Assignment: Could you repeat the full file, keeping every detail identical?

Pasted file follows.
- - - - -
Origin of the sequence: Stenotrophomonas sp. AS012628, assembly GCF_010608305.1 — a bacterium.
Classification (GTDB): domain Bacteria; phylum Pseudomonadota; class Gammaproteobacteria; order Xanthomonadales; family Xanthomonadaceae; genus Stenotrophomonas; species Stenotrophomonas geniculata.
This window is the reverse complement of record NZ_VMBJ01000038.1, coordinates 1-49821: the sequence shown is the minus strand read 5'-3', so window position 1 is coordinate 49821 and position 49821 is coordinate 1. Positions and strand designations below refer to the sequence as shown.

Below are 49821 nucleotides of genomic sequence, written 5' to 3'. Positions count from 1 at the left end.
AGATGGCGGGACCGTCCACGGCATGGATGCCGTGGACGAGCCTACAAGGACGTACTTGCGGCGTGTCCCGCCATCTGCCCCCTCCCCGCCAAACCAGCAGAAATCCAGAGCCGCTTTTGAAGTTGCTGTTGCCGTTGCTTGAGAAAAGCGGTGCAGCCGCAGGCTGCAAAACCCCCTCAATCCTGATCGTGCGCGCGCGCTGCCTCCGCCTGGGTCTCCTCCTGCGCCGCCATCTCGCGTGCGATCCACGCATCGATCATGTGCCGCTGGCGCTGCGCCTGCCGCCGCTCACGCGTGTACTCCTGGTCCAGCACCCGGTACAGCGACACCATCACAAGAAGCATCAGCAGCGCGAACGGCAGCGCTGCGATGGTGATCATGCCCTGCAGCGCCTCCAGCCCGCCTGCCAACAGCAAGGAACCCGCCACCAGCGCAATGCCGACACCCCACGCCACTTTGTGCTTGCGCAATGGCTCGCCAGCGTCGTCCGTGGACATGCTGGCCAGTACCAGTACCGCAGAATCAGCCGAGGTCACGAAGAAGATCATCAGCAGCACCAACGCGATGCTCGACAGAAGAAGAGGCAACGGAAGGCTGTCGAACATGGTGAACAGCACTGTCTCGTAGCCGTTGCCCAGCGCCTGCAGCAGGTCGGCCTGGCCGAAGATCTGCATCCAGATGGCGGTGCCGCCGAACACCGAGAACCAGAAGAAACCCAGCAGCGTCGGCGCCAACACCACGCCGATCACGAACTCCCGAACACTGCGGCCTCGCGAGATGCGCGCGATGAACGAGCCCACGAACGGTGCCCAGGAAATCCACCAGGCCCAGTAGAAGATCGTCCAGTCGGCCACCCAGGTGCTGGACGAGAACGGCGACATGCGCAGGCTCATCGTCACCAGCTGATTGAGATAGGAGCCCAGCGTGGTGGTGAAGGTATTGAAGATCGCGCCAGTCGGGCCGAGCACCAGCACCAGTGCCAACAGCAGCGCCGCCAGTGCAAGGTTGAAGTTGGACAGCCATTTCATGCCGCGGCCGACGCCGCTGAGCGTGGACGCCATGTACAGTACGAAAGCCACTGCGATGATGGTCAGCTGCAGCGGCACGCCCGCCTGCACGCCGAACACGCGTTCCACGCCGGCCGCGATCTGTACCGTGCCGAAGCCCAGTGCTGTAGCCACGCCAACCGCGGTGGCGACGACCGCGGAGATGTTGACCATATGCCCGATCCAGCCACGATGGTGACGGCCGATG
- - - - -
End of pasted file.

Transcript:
Origin of the sequence: Stenotrophomonas sp. AS012628, assembly GCF_010608305.1 — a bacterium.
Classification (GTDB): domain Bacteria; phylum Pseudomonadota; class Gammaproteobacteria; order Xanthomonadales; family Xanthomonadaceae; genus Stenotrophomonas; species Stenotrophomonas geniculata.
This window is the reverse complement of record NZ_VMBJ01000038.1, coordinates 1-49821: the sequence shown is the minus strand read 5'-3', so window position 1 is coordinate 49821 and position 49821 is coordinate 1. Positions and strand designations below refer to the sequence as shown.

Below are 49821 nucleotides of genomic sequence, written 5' to 3'. Positions count from 1 at the left end.
AGATGGCGGGACCGTCCACGGCATGGATGCCGTGGACGAGCCTACAAGGACGTACTTGCGGCGTGTCCCGCCATCTGCCCCCTCCCCGCCAAACCAGCAGAAATCCAGAGCCGCTTTTGAAGTTGCTGTTGCCGTTGCTTGAGAAAAGCGGTGCAGCCGCAGGCTGCAAAACCCCCTCAATCCTGATCGTGCGCGCGCGCTGCCTCCGCCTGGGTCTCCTCCTGCGCCGCCATCTCGCGTGCGATCCACGCATCGATCATGTGCCGCTGGCGCTGCGCCTGCCGCCGCTCACGCGTGTACTCCTGGTCCAGCACCCGGTACAGCGACACCATCACAAGAAGCATCAGCAGCGCGAACGGCAGCGCTGCGATGGTGATCATGCCCTGCAGCGCCTCCAGCCCGCCTGCCAACAGCAAGGAACCCGCCACCAGCGCAATGCCGACACCCCACGCCACTTTGTGCTTGCGCAATGGCTCGCCAGCGTCGTCCGTGGACATGCTGGCCAGTACCAGTACCGCAGAATCAGCCGAGGTCACGAAGAAGATCATCAGCAGCACCAACGCGATGCTCGACAGAAGAAGAGGCAACGGAAGGCTGTCGAACATGGTGAACAGCACTGTCTCGTAGCCGTTGCCCAGCGCCTGCAGCAGGTCGGCCTGGCCGAAGATCTGCATCCAGATGGCGGTGCCGCCGAACACCGAGAACCAGAAGAAACCCAGCAGCGTCGGCGCCAACACCACGCCGATCACGAACTCCCGAACACTGCGGCCTCGCGAGATGCGCGCGATGAACGAGCCCACGAACGGTGCCCAGGAAATCCACCAGGCCCAGTAGAAGATCGTCCAGTCGGCCACCCAGGTGCTGGACGAGAACGGCGACATGCGCAGGCTCATCGTCACCAGCTGATTGAGATAGGAGCCCAGCGTGGTGGTGAAGGTATTGAAGATCGCGCCAGTCGGGCCGAGCACCAGCACCAGTGCCAACAGCAGCGCCGCCAGTGCAAGGTTGAAGTTGGACAGCCATTTCATGCCGCGGCCGACGCCGCTGAGCGTGGACGCCATGTACAGTACGAAAGCCACTGCGATGATGGTCAGCTGCAGCGGCACGCCCGCCTGCACGCCGAACACGCGTTCCACGCCGGCCGCGATCTGTACCGTGCCGAAGCCCAGTGCTGTAGCCACGCCAACCGCGGTGGCGACGACCGCGGAGATGTTGACCATATGCCCGATCCAGCCACGATGGTGACGGCCGATG